I’m excited to announce that the first Climb to Fight Cancer postdoctoral fellow has been selected. This is a position designed to advance the careers of young scientists from traditionally underrepresented minority groups.
Aleena Arakaki is the first recipient of this postdoctoral award. She is a Kanaka Maoli (Native Hawaiian) woman.
Before describing Arakaki’s background and research, here’s what the program is about. This fellowship was created by generous donations in February, by the alumni of the 2019 Kilimanjaro Climb to Fight Cancer expedition that I organized as a volunteer for Fred Hutch.
That campaign raised $1.6 million for cancer research. That awesome group of 27 biotech professionals formed close bonds on a trip to Africa’s highest mountain. They stayed in touch.
When the racial justice protests swept the country last year, they wanted to do more to uplift people from underrepresented minority groups in science.
Together, we raised more than $135,000 to create this program with Fred Hutch.
This program provides funding to support a postdoc position, with an added bonus. The recipient can join one of the future Climb to Fight Cancer expeditions that I organize for the biotech community.
It’s designed to be a great way for a young scientist to advance his or her research, while also building an exceptional industry network.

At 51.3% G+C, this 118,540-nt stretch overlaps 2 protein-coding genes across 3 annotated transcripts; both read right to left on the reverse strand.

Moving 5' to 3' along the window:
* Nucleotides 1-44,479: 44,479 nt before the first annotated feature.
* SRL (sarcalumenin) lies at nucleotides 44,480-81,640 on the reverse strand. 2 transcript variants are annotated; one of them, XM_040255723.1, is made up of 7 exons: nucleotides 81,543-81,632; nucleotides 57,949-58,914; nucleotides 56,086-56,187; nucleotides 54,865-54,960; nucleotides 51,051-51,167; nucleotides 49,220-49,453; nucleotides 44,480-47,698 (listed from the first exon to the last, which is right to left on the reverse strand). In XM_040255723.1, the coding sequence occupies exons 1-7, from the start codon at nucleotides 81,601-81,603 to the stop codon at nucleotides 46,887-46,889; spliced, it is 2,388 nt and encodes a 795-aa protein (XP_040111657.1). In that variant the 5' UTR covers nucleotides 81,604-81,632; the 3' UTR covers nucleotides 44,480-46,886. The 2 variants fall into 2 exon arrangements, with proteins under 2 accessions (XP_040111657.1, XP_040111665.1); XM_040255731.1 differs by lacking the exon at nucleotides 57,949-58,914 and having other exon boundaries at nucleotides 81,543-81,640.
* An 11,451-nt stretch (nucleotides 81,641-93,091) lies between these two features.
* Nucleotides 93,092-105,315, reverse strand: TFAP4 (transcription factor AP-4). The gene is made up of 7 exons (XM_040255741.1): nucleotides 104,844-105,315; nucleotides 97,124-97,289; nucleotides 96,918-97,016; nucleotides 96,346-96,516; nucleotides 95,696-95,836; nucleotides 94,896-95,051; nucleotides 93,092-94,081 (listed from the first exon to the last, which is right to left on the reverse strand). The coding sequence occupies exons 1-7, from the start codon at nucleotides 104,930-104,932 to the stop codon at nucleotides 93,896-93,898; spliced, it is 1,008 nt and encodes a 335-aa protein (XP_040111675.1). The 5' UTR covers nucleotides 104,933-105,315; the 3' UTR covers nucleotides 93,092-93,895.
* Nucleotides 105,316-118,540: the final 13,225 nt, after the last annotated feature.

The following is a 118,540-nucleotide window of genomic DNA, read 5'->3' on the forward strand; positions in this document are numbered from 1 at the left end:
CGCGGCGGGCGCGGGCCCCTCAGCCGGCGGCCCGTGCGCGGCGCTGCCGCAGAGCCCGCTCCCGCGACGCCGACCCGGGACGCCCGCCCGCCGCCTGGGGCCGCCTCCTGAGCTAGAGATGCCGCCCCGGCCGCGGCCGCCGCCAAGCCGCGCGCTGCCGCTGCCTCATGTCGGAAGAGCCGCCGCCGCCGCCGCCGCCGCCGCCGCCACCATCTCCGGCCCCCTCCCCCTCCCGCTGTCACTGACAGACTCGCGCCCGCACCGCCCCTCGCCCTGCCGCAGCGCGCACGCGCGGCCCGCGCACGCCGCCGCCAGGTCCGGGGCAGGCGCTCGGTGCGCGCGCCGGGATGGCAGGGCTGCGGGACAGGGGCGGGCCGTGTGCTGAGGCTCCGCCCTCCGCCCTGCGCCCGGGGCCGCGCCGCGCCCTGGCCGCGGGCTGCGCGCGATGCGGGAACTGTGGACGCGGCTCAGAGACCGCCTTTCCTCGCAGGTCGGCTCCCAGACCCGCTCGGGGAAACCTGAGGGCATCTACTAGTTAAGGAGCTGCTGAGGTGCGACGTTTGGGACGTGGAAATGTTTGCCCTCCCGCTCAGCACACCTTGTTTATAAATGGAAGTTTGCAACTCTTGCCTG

Arakaki received her bachelor’s in science in Cellular and Molecular Biology, with honors, from Seattle University in 2014. She went on to get her PhD at UCSD, working in the lab of Dr. Joann Trejo. Aleena’s graduate work focused on the regulation and molecular mechanisms of GPCR activation of the Hippo pathway in metastatic breast cancer.
You can read her June 2018 publication in the International Journal of Molecular Sciences, titled “GPCRs in Cancer: Protease-Activated Receptors, Endocytic Adaptors and Signaling.” And this April 2021 paper in The Journal of Cell Sciences on “α-Arrestin ARRDC3 tumor suppressor function is linked to GPCR-induced TAZ activation and breast cancer metastasis.”
Arakaki received a prestigious HHMI Gilliam Fellowship as a grad student, and is now working as a postdoc in the Gujral Lab at Fred Hutch. She was selected by the Office of Diversity, Equity and Inclusion as a Presidential Postdoc Fellow at Fred Hutch, and her research is partially supported by the Translational Adult Glioma Grant Award from The Ben and Catherine Ivy Foundation.
Her research proposal is focused on ependymomas — cancers of the central nervous system. She’s specifically looking at YAP1 gene fusions, and whether they can be targeted with existing kinase inhibitors, including verteporfin and sorafenib combination treatment.
I’m excited to see where the research leads, and whether it will light the way for her to discover a useful new treatment for patients.